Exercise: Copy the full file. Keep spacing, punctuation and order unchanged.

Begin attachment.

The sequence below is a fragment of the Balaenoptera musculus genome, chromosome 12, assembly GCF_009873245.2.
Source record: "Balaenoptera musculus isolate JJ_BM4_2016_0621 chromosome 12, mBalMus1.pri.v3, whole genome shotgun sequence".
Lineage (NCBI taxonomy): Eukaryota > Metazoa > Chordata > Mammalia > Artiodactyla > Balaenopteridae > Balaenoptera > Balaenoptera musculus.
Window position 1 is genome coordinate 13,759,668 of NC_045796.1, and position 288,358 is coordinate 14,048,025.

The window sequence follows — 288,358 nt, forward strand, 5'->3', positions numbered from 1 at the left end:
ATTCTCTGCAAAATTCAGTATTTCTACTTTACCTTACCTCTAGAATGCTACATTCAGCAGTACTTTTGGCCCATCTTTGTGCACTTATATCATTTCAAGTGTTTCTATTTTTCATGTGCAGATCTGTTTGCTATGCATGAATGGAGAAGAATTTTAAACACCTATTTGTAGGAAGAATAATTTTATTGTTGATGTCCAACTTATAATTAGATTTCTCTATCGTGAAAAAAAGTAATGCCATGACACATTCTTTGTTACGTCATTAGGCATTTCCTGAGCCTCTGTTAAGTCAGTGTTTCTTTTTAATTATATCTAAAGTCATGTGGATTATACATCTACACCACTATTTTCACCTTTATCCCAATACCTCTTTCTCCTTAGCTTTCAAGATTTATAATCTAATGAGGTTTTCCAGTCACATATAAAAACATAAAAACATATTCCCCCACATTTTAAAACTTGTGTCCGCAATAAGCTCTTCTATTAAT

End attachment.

The sequence below is a fragment of the Balaenoptera musculus genome, chromosome 12, assembly GCF_009873245.2.
Source record: "Balaenoptera musculus isolate JJ_BM4_2016_0621 chromosome 12, mBalMus1.pri.v3, whole genome shotgun sequence".
Lineage (NCBI taxonomy): Eukaryota > Metazoa > Chordata > Mammalia > Artiodactyla > Balaenopteridae > Balaenoptera > Balaenoptera musculus.
Window position 1 is genome coordinate 13,759,668 of NC_045796.1, and position 288,358 is coordinate 14,048,025.

The window sequence follows — 288,358 nt, forward strand, 5'->3', positions numbered from 1 at the left end:
ATTCTCTGCAAAATTCAGTATTTCTACTTTACCTTACCTCTAGAATGCTACATTCAGCAGTACTTTTGGCCCATCTTTGTGCACTTATATCATTTCAAGTGTTTCTATTTTTCATGTGCAGATCTGTTTGCTATGCATGAATGGAGAAGAATTTTAAACACCTATTTGTAGGAAGAATAATTTTATTGTTGATGTCCAACTTATAATTAGATTTCTCTATCGTGAAAAAAAGTAATGCCATGACACATTCTTTGTTACGTCATTAGGCATTTCCTGAGCCTCTGTTAAGTCAGTGTTTCTTTTTAATTATATCTAAAGTCATGTGGATTATACATCTACACCACTATTTTCACCTTTATCCCAATACCTCTTTCTCCTTAGCTTTCAAGATTTATAATCTAATGAGGTTTTCCAGTCACATATAAAAACATAAAAACATATTCCCCCACATTTTAAAACTTGTGTCCGCAATAAGCTCTTCTATTAAT